The day started with a degree of hesitation and excitement and after some theory and discussion of what was to come and how to kill livestock humanely, the participants got straight into it and killed several chooks and a sheep.
The air was tense as they took turns at the killing process. It was an intense personal experience for each participant with mixed reactions confronting their fears, emotions and expectations. For many of them it was the first time. Some were nervous, some apprehensive, some excited. The workshop enabled people to realize their capacity and limits with regard to the size of animal they could kill themselves. Some felt immense satisfaction to be able to finally take charge of the killing process – something they had wanted to do for a long time. Indeed it was as much a spiritual experience for the participants as a practical one. The group certainly bonded more than any other workshop we have run here.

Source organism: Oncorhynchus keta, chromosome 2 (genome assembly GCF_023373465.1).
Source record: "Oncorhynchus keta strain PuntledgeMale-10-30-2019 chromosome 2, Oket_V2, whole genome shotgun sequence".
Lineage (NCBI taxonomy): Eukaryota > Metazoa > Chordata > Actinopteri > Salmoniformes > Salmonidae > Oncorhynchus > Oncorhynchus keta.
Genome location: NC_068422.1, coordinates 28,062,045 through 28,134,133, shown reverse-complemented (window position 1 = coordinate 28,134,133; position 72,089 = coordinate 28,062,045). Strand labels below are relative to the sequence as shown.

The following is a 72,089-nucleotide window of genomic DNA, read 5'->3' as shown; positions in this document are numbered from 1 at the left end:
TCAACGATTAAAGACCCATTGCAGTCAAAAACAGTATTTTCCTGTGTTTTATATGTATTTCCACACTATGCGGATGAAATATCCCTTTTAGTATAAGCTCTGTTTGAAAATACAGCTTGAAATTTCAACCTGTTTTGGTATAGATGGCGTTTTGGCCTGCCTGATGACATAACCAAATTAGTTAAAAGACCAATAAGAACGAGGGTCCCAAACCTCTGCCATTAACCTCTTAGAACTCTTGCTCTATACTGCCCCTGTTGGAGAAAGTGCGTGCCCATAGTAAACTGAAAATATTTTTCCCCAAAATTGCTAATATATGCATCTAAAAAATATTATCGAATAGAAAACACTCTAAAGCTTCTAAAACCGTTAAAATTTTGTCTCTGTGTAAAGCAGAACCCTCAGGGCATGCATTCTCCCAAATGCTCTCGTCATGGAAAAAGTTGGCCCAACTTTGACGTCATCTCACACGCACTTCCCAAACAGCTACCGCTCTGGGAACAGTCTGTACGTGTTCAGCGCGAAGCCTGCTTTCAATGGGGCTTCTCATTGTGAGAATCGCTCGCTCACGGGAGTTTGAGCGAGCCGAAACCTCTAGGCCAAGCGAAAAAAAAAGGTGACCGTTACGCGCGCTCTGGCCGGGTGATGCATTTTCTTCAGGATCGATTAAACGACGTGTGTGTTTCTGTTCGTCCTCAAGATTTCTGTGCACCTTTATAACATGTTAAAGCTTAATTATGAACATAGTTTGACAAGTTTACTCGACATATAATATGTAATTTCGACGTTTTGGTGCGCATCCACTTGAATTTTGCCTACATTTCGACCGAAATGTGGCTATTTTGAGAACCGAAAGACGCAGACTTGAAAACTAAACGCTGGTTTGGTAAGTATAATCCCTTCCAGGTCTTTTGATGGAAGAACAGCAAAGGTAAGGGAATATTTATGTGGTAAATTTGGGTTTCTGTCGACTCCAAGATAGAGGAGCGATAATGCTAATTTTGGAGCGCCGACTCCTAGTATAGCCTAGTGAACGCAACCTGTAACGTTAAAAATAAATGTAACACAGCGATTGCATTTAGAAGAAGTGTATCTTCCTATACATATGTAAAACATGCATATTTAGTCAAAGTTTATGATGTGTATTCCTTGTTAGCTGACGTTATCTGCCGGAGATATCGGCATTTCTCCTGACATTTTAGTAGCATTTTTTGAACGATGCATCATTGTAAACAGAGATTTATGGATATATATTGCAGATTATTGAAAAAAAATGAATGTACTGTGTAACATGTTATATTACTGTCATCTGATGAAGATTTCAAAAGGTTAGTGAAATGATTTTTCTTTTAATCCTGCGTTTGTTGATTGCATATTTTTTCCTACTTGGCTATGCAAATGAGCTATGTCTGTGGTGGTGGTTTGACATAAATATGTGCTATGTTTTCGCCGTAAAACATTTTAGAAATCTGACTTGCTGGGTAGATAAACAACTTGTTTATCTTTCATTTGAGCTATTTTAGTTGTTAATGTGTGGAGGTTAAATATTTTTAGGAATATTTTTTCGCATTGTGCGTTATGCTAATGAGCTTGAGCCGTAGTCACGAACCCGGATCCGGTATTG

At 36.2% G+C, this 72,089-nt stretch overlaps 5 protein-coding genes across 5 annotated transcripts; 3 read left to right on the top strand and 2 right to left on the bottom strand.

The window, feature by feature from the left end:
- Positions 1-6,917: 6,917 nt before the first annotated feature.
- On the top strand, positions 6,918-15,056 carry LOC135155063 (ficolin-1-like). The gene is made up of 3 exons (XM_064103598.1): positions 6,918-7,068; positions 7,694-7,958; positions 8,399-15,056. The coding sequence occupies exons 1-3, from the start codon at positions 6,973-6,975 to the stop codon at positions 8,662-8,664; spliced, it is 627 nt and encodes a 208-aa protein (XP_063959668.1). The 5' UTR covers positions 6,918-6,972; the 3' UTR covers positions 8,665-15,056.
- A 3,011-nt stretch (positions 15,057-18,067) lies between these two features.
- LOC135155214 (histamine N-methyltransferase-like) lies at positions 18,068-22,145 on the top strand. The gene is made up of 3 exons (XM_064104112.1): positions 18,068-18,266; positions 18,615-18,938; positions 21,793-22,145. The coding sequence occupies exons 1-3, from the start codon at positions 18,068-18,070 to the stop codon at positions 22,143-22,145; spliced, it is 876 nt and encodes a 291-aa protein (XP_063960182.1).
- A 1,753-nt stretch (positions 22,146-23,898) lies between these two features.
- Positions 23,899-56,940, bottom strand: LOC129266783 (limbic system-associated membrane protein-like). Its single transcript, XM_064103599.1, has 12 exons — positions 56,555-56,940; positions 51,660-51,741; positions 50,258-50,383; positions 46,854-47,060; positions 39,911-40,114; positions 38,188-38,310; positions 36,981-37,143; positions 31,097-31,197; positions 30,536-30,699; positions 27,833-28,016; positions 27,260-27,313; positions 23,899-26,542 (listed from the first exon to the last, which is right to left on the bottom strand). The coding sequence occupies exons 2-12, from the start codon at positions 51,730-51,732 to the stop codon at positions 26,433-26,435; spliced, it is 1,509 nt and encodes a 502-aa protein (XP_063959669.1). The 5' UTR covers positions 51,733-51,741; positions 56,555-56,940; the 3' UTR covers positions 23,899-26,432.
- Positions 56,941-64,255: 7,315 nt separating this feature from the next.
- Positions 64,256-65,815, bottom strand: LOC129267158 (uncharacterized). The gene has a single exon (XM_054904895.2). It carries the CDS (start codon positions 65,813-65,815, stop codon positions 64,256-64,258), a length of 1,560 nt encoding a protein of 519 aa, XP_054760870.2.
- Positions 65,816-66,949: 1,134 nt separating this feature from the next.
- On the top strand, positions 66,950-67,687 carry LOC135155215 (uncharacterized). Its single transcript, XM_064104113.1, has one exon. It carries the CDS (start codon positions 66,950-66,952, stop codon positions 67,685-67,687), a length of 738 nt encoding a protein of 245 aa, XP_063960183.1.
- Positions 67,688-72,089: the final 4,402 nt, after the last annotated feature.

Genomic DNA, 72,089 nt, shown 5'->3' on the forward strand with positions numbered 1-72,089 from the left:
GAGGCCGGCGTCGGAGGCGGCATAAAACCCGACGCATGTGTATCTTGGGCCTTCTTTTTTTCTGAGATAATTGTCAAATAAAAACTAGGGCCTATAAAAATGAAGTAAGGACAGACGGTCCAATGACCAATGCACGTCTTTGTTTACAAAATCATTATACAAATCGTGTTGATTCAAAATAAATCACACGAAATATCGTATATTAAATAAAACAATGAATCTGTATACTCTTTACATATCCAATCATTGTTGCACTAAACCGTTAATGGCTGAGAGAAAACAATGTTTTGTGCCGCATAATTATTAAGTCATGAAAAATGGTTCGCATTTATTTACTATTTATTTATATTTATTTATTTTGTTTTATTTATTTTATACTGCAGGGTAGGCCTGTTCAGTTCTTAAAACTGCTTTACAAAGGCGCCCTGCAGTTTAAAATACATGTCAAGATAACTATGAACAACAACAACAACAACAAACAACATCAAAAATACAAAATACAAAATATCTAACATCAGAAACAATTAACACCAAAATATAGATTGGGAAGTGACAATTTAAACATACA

After the killing process participants went straight into butchering. We hung the sheep and whilst skinning we had a discussion of how to tan the hide. The beast, hanging in the cool room, was also hung on the gallows, drawn and quartered so to speak!
Over the two day workshop the group enjoyed the fruits of their labour during the lunches and dinner by consuming the chooks they had killed, some sheep and beef – in full knowledge that they have taken control of the whole process by raising, killing, butchering and then consuming. And the taste, well as with many things, is nothing like you buy in the shops!
Three instructors ran this workshop and one – an 82 year old butcher – showed us all the secrets to butchering experience he had learned over his lifetime. Expert cuts were carefully bagged and labeled for the freezer. All in all it was a very successful workshop achieving what it set out to achieve with lots of fun and laughter too. Dates for the next workshop will be released soon. Permaculture Design Certificate students will soon be able to enjoy the delights from the freezer especially knowing it is fresh, local, organic and lovingly raised, killed and processed.